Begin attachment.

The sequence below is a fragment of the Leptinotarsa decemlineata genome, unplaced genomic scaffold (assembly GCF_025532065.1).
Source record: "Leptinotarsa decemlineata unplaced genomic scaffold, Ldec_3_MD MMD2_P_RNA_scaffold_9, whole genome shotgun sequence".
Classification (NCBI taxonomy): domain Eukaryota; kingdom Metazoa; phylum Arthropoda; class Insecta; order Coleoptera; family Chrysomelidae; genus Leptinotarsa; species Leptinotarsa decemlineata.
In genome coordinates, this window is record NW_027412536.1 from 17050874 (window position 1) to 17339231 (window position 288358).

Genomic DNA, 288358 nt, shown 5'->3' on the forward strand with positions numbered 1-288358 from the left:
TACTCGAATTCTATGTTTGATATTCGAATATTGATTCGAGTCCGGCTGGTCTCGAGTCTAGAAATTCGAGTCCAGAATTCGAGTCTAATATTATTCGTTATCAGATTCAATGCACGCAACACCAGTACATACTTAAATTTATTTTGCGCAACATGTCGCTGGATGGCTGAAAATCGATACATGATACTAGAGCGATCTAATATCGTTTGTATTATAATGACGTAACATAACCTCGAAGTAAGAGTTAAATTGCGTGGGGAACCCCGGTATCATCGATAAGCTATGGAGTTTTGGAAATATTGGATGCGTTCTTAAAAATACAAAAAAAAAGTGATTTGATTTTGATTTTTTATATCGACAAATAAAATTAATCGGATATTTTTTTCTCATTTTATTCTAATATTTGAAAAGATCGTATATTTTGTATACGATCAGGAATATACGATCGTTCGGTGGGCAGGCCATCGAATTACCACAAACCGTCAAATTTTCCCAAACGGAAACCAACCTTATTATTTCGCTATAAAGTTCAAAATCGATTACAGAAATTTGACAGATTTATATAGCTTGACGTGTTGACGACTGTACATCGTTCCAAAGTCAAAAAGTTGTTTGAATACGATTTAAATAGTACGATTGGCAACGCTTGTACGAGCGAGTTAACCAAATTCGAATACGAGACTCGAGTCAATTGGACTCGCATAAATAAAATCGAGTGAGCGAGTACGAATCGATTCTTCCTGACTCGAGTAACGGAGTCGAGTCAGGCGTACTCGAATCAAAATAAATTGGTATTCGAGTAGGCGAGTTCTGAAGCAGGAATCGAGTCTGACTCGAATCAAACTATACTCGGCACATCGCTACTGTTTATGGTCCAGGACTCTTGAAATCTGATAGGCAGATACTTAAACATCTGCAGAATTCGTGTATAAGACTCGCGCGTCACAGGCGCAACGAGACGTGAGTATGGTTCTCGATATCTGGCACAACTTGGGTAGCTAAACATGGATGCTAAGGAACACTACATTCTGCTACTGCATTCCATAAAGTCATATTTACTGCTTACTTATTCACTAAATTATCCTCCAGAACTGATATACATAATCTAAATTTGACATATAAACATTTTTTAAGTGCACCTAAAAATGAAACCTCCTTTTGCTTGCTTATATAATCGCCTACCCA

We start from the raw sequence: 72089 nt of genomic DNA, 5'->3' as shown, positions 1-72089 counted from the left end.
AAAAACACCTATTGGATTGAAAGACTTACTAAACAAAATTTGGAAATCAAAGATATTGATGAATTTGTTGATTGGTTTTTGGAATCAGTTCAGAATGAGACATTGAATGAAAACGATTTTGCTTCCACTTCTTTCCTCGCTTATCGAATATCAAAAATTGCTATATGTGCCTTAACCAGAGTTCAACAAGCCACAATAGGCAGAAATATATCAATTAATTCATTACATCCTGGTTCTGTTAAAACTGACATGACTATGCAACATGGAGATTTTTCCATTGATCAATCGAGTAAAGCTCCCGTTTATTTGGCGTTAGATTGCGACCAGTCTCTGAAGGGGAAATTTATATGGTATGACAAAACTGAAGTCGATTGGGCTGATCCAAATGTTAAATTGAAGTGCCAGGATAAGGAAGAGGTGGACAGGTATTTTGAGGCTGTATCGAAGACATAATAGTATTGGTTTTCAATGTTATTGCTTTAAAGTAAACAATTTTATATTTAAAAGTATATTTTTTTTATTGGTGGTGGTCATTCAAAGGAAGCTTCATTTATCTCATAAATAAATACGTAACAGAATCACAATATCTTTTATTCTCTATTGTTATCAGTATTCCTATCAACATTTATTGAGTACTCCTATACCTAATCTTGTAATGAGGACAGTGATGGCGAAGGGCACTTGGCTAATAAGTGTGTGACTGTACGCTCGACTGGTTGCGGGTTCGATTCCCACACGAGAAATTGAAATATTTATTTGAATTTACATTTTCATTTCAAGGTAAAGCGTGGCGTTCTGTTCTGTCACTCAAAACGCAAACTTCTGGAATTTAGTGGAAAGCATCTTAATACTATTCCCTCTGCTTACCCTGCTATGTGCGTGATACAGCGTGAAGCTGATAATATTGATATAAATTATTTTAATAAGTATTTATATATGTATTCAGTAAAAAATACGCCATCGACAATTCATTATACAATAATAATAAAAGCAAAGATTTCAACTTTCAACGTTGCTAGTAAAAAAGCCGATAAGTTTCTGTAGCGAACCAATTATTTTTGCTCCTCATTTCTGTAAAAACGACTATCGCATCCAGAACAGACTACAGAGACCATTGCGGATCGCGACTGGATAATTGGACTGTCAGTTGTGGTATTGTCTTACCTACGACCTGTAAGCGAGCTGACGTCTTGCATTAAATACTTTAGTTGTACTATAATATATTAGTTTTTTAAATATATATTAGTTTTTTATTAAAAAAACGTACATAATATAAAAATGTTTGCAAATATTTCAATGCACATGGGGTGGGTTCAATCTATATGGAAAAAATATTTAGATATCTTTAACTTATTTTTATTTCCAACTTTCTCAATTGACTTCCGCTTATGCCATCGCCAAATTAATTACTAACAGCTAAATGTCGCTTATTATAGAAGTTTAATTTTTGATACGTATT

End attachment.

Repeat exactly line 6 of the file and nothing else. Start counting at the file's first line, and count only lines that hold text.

TACTCGAATTCTATGTTTGATATTCGAATATTGATTCGAGTCCGGCTGGTCTCGAGTCTAGAAATTCGAGTCCAGAATTCGAGTCTAATATTATTCGTTATCAGATTCAATGCACGCAACACCAGTACATACTTAAATTTATTTTGCGCAACATGTCGCTGGATGGCTGAAAATCGATACATGATACTAGAGCGATCTAATATCGTTTGTATTATAATGACGTAACATAACCTCGAAGTAAGAGTTAAATTGCGTGGGGAACCCCGGTATCATCGATAAGCTATGGAGTTTTGGAAATATTGGATGCGTTCTTAAAAATACAAAAAAAAAGTGATTTGATTTTGATTTTTTATATCGACAAATAAAATTAATCGGATATTTTTTTCTCATTTTATTCTAATATTTGAAAAGATCGTATATTTTGTATACGATCAGGAATATACGATCGTTCGGTGGGCAGGCCATCGAATTACCACAAACCGTCAAATTTTCCCAAACGGAAACCAACCTTATTATTTCGCTATAAAGTTCAAAATCGATTACAGAAATTTGACAGATTTATATAGCTTGACGTGTTGACGACTGTACATCGTTCCAAAGTCAAAAAGTTGTTTGAATACGATTTAAATAGTACGATTGGCAACGCTTGTACGAGCGAGTTAACCAAATTCGAATACGAGACTCGAGTCAATTGGACTCGCATAAATAAAATCGAGTGAGCGAGTACGAATCGATTCTTCCTGACTCGAGTAACGGAGTCGAGTCAGGCGTACTCGAATCAAAATAAATTGGTATTCGAGTAGGCGAGTTCTGAAGCAGGAATCGAGTCTGACTCGAATCAAACTATACTCGGCACATCGCTACTGTTTATGGTCCAGGACTCTTGAAATCTGATAGGCAGATACTTAAACATCTGCAGAATTCGTGTATAAGACTCGCGCGTCACAGGCGCAACGAGACGTGAGTATGGTTCTCGATATCTGGCACAACTTGGGTAGCTAAACATGGATGCTAAGGAACACTACATTCTGCTACTGCATTCCATAAAGTCATATTTACTGCTTACTTATTCACTAAATTATCCTCCAGAACTGATATACATAATCTAAATTTGACATATAAACATTTTTTAAGTGCACCTAAAAATGAAACCTCCTTTTGCTTGCTTATATAATCGCCTACCCA